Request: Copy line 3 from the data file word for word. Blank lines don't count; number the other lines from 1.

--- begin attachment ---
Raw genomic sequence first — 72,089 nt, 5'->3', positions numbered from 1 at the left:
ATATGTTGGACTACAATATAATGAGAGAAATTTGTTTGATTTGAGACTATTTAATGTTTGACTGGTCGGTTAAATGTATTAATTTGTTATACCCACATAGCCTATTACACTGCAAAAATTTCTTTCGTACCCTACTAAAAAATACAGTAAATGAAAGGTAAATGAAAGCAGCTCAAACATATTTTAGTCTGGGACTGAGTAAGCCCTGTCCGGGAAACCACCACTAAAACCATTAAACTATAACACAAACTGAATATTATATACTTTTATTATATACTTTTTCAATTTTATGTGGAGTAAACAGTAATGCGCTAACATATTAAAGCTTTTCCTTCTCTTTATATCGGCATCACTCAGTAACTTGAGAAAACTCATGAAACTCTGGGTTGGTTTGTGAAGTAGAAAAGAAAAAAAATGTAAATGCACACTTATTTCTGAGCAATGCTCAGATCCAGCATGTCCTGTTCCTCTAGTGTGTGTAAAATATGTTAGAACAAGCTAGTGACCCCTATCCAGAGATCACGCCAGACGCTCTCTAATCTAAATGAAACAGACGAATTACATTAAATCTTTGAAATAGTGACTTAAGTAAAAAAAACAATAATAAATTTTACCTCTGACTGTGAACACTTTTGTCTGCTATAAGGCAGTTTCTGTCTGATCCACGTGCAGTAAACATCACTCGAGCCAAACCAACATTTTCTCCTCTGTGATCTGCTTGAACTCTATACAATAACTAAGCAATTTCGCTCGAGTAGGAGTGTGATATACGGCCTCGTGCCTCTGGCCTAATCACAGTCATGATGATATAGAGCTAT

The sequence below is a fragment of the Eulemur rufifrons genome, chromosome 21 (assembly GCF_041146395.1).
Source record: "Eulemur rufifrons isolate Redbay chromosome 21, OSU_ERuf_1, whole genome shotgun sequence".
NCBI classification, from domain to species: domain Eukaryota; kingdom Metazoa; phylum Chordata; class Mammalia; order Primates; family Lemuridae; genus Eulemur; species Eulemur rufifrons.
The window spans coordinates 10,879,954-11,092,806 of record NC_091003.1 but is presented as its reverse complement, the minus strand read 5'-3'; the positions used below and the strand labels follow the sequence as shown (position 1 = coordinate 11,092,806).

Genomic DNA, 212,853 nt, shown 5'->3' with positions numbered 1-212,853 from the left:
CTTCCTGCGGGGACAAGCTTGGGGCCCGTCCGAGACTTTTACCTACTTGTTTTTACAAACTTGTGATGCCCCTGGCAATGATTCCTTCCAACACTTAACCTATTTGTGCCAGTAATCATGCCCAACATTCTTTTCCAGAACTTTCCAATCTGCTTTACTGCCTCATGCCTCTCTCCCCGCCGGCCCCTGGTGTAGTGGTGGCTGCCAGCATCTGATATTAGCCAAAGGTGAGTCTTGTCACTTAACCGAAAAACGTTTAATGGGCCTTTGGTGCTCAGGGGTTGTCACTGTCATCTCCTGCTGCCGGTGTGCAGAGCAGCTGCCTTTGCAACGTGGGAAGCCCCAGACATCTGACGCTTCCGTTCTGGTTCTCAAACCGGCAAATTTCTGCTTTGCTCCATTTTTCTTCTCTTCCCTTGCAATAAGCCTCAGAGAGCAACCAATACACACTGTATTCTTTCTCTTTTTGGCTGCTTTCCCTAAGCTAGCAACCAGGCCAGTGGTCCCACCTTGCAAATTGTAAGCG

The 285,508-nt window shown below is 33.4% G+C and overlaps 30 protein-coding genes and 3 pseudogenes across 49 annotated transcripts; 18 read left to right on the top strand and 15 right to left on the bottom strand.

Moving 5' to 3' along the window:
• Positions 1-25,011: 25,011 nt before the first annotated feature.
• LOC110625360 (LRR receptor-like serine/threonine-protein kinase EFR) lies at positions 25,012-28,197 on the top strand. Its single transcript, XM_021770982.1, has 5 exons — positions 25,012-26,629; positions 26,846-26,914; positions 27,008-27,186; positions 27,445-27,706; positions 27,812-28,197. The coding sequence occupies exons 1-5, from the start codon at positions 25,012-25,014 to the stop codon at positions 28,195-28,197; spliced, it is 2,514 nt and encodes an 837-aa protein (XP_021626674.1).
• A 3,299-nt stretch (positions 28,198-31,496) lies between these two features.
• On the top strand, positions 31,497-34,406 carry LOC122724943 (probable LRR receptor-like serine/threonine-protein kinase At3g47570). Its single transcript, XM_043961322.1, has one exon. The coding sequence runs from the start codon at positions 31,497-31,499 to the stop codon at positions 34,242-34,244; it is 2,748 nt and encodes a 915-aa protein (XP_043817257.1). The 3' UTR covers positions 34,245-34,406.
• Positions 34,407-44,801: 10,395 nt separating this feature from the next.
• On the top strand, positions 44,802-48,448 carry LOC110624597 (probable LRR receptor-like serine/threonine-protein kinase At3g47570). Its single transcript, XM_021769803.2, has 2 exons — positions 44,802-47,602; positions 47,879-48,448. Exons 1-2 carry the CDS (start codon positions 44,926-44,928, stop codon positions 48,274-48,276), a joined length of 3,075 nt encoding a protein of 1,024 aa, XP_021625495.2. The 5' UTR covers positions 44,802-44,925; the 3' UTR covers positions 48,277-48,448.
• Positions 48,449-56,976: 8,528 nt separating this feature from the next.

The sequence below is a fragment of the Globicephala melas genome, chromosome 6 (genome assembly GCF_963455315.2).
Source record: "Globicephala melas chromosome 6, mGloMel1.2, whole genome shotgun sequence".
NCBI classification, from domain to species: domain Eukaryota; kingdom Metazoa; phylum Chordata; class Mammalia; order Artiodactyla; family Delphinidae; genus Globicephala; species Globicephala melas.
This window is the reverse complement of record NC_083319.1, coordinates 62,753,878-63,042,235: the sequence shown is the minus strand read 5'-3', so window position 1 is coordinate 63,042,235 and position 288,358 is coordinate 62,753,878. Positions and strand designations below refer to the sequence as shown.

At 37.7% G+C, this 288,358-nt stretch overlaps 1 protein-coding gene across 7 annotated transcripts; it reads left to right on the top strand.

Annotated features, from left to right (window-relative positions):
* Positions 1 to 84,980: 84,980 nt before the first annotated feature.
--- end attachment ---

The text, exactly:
The sequence below is a fragment of the Eulemur rufifrons genome, chromosome 21 (assembly GCF_041146395.1).